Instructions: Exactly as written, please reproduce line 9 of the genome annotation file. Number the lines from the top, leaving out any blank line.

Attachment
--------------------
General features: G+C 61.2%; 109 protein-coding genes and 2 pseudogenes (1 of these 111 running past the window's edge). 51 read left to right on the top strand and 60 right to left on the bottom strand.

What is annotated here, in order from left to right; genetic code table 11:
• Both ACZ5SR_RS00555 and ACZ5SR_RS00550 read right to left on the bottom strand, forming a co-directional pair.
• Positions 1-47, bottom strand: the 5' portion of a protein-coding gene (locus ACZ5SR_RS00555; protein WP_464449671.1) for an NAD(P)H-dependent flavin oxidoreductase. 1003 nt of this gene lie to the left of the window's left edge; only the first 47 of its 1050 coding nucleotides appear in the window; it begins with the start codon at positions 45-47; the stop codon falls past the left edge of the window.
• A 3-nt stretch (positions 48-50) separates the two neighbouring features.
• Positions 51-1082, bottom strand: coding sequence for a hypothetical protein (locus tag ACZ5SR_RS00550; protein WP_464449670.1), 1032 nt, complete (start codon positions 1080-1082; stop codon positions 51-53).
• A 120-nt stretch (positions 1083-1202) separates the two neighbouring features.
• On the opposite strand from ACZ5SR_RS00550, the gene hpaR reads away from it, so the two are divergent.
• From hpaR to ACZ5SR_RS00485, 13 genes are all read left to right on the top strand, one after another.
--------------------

• From hpaR to ACZ5SR_RS00485, 13 genes are all read left to right on the top strand, one after another.